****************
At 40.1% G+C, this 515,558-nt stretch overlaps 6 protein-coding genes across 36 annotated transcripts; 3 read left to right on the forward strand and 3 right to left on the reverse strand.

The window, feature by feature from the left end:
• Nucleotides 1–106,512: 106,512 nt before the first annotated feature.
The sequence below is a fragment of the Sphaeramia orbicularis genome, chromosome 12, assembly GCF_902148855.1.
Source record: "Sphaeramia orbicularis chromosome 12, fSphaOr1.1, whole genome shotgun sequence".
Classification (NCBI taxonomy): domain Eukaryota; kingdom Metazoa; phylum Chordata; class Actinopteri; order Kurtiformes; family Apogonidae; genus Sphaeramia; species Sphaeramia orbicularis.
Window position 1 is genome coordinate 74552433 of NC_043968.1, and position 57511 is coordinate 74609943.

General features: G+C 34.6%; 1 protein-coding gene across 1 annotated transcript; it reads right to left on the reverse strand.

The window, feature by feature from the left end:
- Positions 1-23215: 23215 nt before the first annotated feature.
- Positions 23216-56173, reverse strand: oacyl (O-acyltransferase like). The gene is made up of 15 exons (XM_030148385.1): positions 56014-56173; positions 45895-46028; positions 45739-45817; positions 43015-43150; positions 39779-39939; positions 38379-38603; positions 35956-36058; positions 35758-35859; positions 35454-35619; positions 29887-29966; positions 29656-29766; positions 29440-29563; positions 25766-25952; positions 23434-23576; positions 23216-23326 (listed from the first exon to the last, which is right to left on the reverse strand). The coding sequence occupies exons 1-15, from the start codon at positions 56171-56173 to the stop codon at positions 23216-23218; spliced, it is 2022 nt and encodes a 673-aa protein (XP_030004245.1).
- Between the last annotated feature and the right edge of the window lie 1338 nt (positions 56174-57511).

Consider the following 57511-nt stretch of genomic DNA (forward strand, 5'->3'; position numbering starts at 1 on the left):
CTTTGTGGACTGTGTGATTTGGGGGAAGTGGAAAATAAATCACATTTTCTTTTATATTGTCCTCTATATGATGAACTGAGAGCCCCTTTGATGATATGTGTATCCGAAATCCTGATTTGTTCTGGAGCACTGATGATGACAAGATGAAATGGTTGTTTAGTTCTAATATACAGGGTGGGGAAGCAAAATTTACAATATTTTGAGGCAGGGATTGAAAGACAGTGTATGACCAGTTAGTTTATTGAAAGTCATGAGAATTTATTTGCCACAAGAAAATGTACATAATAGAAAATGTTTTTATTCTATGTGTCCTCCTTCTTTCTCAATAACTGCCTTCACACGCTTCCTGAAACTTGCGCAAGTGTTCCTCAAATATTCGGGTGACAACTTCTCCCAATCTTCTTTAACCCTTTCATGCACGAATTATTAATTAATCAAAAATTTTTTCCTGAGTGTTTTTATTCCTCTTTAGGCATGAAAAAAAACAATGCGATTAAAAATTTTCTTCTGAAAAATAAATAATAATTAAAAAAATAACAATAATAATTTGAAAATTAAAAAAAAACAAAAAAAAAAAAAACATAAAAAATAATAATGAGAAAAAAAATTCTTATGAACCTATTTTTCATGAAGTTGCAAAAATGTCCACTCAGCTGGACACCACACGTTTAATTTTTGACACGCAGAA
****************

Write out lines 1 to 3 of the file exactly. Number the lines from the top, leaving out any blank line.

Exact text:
At 40.1% G+C, this 515,558-nt stretch overlaps 6 protein-coding genes across 36 annotated transcripts; 3 read left to right on the forward strand and 3 right to left on the reverse strand.

The window, feature by feature from the left end:
• Nucleotides 1–106,512: 106,512 nt before the first annotated feature.